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'The Indian consumer demands so much service'

Last updated on: June 19, 2017 08:57 IST

'The toughest challenge is not to satisfy the luxury customer.'
'The toughest challenge is to satisfy the budget customer.'

Rahul Pandit, CEO, Ginger

IMAGE: Rahul Pandit, right, managing director and CEO, Roots Corporation Limited, that runs the Ginger chain of hotels. Photographs: Kind Courtesy Ginger

The 41st Ginger hotel is about to open its doors in Teli Galli, Andheri East, northwest Mumbai, about ten minutes from the city's international airport.

The hotel awaits the last few permissions from the government before it can start checking guests in at its Coffee and Keys front desk.

Meanwhile, a variety of test runs are happening on its premises. And meticulous prepping.

General Manager Arif Asmath has been going around making a long list of things to be remedied.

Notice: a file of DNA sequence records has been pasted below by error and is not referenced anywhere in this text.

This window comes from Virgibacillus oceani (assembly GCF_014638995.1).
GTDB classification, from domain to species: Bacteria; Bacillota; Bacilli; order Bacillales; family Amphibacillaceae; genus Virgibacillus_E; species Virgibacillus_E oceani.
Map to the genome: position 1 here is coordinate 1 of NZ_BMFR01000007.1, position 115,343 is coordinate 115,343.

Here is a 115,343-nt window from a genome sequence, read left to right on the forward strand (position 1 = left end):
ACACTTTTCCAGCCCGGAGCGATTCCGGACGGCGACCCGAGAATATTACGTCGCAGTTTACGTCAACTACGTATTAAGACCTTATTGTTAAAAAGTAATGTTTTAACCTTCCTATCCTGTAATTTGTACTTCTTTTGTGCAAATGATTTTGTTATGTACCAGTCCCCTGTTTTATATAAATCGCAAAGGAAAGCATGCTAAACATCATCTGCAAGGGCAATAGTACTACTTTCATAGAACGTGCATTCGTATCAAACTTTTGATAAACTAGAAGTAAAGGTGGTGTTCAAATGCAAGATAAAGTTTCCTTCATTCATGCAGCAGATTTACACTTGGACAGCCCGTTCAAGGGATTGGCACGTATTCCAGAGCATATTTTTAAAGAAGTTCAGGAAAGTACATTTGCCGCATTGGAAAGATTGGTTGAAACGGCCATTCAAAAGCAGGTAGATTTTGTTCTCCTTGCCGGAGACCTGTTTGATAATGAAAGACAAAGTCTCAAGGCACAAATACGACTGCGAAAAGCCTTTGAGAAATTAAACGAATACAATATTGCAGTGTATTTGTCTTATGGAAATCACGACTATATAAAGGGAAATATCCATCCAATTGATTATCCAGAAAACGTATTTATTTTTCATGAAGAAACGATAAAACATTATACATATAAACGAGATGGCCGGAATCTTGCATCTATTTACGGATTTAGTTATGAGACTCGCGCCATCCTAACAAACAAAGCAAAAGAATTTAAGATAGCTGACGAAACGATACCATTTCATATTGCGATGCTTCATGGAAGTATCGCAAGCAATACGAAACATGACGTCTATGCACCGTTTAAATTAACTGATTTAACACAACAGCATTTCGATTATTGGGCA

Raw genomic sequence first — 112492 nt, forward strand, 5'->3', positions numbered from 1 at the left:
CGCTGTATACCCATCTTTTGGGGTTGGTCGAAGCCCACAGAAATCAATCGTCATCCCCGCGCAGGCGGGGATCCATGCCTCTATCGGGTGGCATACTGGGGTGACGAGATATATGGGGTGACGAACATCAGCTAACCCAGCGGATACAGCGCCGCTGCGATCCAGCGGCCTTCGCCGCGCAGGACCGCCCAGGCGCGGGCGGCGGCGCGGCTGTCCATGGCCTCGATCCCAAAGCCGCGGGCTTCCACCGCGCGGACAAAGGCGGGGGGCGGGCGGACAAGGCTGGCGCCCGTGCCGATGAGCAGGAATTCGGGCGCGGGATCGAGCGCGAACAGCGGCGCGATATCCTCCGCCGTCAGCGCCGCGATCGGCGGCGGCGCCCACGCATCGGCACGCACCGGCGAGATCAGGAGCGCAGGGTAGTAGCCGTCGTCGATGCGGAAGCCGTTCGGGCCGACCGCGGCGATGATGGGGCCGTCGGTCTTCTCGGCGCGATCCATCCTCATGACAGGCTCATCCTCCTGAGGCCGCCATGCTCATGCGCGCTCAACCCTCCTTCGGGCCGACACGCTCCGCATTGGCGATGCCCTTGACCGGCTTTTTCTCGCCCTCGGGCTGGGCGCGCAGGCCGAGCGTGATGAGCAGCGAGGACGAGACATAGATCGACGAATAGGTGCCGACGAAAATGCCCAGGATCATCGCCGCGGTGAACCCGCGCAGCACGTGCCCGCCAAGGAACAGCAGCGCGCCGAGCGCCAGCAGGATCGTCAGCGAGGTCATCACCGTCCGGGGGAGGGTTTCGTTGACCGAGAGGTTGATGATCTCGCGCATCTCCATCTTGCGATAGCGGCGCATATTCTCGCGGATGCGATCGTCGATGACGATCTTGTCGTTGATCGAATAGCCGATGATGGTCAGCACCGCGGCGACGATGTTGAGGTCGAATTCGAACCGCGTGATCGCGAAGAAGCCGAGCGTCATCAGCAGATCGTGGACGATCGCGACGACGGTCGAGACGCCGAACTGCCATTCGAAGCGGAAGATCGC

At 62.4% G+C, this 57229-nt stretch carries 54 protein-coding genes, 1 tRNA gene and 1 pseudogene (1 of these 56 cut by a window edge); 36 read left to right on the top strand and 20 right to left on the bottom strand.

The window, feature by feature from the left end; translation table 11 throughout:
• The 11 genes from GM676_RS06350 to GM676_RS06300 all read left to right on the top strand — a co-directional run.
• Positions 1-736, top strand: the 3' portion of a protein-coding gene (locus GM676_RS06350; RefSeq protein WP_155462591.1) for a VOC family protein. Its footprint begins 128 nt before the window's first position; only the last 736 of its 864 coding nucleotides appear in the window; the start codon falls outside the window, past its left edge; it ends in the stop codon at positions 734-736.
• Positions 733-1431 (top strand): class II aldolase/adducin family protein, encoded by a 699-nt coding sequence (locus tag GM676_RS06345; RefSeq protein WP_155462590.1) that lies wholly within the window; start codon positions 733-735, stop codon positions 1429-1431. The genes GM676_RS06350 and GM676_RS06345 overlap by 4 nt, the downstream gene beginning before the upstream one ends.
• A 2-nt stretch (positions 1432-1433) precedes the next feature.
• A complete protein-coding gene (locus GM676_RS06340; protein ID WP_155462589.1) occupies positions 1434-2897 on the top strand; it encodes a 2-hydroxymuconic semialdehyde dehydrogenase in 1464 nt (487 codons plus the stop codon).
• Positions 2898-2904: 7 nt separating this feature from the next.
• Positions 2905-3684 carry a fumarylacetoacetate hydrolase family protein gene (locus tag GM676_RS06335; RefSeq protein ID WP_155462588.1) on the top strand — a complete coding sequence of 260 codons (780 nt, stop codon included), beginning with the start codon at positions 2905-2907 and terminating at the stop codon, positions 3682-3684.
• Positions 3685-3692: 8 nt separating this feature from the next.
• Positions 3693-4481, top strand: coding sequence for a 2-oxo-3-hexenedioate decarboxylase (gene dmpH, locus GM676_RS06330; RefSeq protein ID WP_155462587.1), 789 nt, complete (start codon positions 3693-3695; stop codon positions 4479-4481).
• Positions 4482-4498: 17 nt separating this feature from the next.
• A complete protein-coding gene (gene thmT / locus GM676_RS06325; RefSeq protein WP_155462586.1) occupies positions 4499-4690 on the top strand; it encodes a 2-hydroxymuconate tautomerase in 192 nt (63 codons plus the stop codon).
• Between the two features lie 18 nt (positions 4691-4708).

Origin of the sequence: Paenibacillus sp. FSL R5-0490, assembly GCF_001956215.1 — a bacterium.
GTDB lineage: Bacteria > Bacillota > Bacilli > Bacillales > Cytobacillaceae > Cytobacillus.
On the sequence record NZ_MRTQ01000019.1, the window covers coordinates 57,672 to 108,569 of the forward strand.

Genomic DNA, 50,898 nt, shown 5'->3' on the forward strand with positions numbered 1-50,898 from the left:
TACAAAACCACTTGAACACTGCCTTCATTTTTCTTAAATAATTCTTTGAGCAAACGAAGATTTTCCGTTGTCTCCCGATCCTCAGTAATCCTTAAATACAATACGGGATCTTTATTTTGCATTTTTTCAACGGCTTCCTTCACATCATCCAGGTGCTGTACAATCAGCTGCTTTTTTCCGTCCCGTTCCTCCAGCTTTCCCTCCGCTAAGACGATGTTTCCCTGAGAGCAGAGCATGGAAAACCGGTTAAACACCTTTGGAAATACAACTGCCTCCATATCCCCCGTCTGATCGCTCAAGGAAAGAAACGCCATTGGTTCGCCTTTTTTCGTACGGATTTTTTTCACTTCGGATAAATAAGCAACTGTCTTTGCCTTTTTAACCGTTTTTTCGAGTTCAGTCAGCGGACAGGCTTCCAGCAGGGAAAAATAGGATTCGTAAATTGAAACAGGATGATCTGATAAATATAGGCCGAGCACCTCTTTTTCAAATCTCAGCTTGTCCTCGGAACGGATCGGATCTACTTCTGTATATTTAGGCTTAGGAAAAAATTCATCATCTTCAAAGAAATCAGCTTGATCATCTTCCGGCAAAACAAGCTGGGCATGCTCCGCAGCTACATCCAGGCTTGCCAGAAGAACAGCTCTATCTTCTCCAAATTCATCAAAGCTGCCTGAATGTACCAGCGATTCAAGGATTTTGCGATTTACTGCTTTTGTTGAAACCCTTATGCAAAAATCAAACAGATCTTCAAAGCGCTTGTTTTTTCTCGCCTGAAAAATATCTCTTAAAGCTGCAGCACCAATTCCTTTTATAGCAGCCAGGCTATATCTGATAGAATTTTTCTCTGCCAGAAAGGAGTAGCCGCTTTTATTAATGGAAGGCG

Whether it is the angle of the signage on floor 2. Or spots where the wall is getting unnecessarily scuffed.  

Multiple rounds of training are happening all over the place.

In the kitchen.

Behind the cash register.

At the X-ray machine outside the main doors.

In the lobby.

This Ginger, with 142 rooms, feels much more upmarket than many of its older sisters and brothers.

Shiny and sleek. Rooms, with wood tile floors, are elegant if spartan. Views of the less hectic Teli Gali outside are pleasant.

But it sits nearly at the same price point (somewhere between budget and midscale) as other Gingers, offering double rooms for Rs 5,555 per night.

Uniquely -- and in sync with the group's special focus of attracting many more of the growing population of single women travellers -- it has a special ladies floor where all rooms are only given to women guests.

And that floor's elevator is sealed off from other floors and guests.